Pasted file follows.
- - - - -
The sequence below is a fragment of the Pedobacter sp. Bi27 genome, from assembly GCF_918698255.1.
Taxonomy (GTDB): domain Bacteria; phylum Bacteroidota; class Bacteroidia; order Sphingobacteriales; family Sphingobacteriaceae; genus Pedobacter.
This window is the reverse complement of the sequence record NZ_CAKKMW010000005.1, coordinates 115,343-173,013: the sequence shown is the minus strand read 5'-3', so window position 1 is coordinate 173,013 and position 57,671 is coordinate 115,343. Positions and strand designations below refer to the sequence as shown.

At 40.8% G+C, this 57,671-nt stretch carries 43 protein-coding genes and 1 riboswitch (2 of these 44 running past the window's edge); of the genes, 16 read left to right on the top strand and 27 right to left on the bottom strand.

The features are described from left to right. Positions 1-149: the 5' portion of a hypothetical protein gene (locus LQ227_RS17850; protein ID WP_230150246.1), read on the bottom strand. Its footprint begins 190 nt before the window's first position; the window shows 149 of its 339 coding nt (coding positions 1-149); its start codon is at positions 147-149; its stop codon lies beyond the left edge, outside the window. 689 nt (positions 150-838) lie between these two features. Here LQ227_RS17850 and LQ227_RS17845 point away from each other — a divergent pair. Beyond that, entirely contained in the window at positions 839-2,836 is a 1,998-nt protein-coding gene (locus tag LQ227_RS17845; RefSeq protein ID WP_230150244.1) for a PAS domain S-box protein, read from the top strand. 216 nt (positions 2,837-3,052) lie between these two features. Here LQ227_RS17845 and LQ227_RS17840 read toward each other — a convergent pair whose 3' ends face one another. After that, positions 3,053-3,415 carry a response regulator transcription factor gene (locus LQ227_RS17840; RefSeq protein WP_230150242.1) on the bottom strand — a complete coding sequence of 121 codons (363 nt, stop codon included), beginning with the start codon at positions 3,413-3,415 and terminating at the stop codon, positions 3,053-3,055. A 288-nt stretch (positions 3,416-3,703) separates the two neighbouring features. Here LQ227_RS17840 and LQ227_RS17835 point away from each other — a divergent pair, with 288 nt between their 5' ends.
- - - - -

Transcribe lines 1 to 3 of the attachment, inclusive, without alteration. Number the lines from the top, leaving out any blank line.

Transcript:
The sequence below is a fragment of the Pedobacter sp. Bi27 genome, from assembly GCF_918698255.1.
Taxonomy (GTDB): domain Bacteria; phylum Bacteroidota; class Bacteroidia; order Sphingobacteriales; family Sphingobacteriaceae; genus Pedobacter.
This window is the reverse complement of the sequence record NZ_CAKKMW010000005.1, coordinates 115,343-173,013: the sequence shown is the minus strand read 5'-3', so window position 1 is coordinate 173,013 and position 57,671 is coordinate 115,343. Positions and strand designations below refer to the sequence as shown.